]. NF-κB proteins function as homo- or heterodimers, which are made up of Rel homology domain-containing monomers from two subfamilies: the p50 and p52 subfamily (type I subunits); and the RELA, RELB and C-Rel subfamily (type II subunits). Type I subunits lack a transactivation domain and can only activate transcription as a heterodimer with a type II subunit or as a homodimer in complex with co-factors, such as BCL3, IKBZ, and so on [18
]. In a given heterodimer, the type II subunit confers transcription-activating capability. Members of the NF-κB TF family bind to a 'core motif' that is between 10 to 11 bases in length [21
Our overall approach is outlined in Figure . We first characterized the binding of nine NF-κB dimers (homodimers of RELA, p50 and p52 and the heterodimers RELAp50, RELAp52, RELBp50, RELBp52, C-Relp50 and C-Relp52) to a limited, 11-mer NF-κB consensus binding space using our microarray platform. This produced data that did not require extensive post-processing and allowed for rapid visualization of the different binding profiles for the dimers. Previously, Badis and co-workers [24
] highlighted binding models with coverage of sequence space beyond what has been defined by more canonical models. Included in their study were models with sequence compositions that were again substantially different from those in the canonical models. This suggested that there may be an entire area of 'less canonical' k-mer space that is, as yet, not well defined. We therefore extended our observations to cover this space by further profiling the three RELA dimers using a method we have developed, electrophoretic mobility shirt assay-sequencing (EMSA-Seq) combining EMSA assays done with purified proteins and degenerate oligonucleotide libraries with complete coverage of 11-mer space followed by next generation sequencing of bound DNA molecules. Our results show that a high number of sequences are binders that fall outside of the canonical NF-κB consensus and specificity of binding for typical examples of these novel sequences was validated by UV-laser footprinting.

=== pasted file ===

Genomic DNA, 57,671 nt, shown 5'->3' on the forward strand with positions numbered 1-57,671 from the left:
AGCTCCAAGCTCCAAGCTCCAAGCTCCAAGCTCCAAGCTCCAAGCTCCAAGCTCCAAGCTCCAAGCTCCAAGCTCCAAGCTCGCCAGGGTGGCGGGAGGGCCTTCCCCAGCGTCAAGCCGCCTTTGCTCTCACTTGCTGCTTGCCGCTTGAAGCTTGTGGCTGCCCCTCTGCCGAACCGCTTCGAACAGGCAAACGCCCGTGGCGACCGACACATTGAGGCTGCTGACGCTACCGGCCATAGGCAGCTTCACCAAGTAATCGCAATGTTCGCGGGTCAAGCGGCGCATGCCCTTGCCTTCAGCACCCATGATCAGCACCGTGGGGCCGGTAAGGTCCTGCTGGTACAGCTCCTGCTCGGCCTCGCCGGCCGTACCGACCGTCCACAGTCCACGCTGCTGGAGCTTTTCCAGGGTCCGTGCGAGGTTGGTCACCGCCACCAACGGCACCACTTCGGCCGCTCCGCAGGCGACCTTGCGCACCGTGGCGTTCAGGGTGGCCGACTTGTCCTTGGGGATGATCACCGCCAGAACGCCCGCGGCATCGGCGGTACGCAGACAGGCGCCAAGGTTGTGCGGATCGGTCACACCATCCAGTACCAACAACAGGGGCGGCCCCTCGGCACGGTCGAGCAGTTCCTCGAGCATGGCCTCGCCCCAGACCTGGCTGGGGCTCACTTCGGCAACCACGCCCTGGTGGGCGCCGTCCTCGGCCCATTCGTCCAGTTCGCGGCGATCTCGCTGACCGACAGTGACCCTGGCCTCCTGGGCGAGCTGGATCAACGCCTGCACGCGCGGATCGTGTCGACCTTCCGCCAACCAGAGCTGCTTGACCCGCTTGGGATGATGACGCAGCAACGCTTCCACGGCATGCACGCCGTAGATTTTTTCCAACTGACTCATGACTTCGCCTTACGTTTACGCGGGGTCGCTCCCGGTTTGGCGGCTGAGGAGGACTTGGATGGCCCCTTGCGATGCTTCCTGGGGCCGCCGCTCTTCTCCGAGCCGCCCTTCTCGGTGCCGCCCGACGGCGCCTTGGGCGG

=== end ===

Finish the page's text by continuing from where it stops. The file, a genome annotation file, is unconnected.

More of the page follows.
Figure 1 Outline of the dual platform approach used to profile NF-κB family dimers. Double-purified, His-tagged NF-κB dimers interact with DNA-probes (microarray) or DNA-ligands (electrophoretic mobility shift assay-sequencing (EMSA-Seq)). Two (more ...)
Finally, we examine the relationships between NF-κB in vitro
binding affinities (defined as binding potential) and their significance in vivo
by overlaying sequences and measured binding affinities from our datasets onto genomic locations of RELA ChIP-Seq peaks containing SNPs in stimulated lymphoblastoid cells across eight individuals [6
]. Direct positive correlation of NF-κB binding potential with in vivo
NF-κB binding can be found in 65% of relevant cases examined and these span 1,405 genomic locations that show differences in ChIP-Seq peak heights between individuals. These include regions that may also have potential implications for disease association studies and we show examples in which the risk allele for disease is present in the haplotype associated with higher binding properties in vitro
and in vivo
, whereas the normal allele haplotype contains motifs with lower binding properties. This illustrates the utility of studies utilizing TF binding potential for the interpretation of regulatory functional traits.